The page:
Facebook has shut down its controversial Free Basics project in India, days after a Telecom Regulatory Authority of India (Trai) ruling barred operators from charging different rates for Internet access based on content, dealing a blow to Facebook's Free Basics and other such plans.
"Free Basics is no longer available to people in India," a Facebook spokesperson told Gadgets 360 via an emailed statement.
Facebook had met a backlash in India from "net neutrality" advocates, who say that because Free Basics only allows access to selected websites it violates the principle that the entire Internet should be available to everyone on equal terms. The service was available in India via RCom but had been shuttered in December after Trai ordered its closure pending its verdict on differential pricing.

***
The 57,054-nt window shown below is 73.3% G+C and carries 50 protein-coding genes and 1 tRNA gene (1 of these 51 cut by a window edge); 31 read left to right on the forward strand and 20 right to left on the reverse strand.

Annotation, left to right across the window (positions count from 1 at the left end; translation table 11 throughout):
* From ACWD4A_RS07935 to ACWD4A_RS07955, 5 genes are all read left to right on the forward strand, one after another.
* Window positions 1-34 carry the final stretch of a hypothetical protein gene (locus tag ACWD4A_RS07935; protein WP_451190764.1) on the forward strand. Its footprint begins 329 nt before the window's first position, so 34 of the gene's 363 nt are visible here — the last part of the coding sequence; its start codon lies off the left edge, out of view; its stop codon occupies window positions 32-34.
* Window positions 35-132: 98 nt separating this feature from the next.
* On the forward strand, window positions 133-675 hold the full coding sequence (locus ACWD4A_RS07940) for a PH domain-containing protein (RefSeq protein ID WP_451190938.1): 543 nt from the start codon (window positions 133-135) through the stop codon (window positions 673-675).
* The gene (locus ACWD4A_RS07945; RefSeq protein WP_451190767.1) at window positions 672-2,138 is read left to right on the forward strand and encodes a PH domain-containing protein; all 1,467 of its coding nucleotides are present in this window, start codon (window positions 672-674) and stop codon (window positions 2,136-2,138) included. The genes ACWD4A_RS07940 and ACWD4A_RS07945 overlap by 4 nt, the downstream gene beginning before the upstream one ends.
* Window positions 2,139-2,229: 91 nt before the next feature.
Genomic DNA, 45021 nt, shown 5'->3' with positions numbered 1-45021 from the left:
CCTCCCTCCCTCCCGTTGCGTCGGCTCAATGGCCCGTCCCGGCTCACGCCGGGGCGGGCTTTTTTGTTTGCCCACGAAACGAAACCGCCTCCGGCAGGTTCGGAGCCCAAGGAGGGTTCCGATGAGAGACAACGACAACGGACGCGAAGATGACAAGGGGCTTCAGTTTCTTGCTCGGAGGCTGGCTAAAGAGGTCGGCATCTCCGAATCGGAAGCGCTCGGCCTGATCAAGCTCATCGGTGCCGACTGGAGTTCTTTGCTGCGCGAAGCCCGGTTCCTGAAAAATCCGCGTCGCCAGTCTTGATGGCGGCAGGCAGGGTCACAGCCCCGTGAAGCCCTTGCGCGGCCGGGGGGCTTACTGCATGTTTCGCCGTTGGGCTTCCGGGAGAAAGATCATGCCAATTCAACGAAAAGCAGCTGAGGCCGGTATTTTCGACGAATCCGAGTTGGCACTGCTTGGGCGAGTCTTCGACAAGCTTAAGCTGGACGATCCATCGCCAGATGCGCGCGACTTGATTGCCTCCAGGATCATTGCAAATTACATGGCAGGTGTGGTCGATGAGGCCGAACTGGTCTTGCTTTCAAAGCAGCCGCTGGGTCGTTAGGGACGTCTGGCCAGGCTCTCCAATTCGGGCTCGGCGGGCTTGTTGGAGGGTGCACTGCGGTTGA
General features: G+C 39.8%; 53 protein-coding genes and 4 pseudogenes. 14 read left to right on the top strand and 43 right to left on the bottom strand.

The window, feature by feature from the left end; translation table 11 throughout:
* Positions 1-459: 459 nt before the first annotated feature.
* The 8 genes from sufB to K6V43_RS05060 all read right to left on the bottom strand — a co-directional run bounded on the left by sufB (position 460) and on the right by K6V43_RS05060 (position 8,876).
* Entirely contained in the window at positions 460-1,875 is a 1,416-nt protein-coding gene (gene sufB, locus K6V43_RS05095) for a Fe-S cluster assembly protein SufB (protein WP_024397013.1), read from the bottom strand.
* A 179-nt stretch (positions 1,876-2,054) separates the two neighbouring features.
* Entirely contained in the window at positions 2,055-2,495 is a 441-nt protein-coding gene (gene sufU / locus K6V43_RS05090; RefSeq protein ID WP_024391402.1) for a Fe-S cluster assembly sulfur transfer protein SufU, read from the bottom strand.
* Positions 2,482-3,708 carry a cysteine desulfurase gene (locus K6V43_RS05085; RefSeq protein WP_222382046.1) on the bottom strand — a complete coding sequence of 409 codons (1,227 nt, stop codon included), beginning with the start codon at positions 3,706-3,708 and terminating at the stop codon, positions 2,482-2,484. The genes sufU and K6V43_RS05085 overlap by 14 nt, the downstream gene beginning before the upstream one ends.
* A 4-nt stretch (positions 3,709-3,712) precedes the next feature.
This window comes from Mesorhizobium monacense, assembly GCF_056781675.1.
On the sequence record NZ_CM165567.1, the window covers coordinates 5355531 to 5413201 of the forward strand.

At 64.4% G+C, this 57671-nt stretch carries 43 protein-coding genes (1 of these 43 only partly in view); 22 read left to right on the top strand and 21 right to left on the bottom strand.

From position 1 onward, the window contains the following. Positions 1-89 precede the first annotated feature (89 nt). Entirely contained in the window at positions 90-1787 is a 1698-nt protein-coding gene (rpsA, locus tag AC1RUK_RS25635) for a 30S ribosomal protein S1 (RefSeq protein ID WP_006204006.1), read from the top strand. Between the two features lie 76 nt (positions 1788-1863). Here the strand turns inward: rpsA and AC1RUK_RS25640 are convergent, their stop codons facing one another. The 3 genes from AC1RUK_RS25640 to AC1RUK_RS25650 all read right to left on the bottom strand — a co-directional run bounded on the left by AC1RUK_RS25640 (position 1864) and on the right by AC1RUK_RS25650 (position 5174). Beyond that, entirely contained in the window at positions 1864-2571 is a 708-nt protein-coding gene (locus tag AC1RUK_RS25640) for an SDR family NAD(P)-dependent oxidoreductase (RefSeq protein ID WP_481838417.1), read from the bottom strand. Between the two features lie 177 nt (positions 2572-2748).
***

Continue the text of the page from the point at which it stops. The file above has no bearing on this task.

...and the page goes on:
"Today we have come out with a regulation that essentially mandates no service provider shall charge differential pricing on basis of application, platforms, websites, or source. No ISP can enter into any arrangements based on discriminatory pricing," Trai Chairman Ram Sewak Sharma had said announcing the verdict at a press conference in Delhi on Monday.
Reacting to Monday's verdict, Facebook CEO Mark Zuckerberg had said "Connecting India is an important goal we won't give up on, because more than a billion people in India don't have access to the Internet."
Despite its shutdown in India, Facebook's Free Basics project will continue to operate in around 30 countries across the world.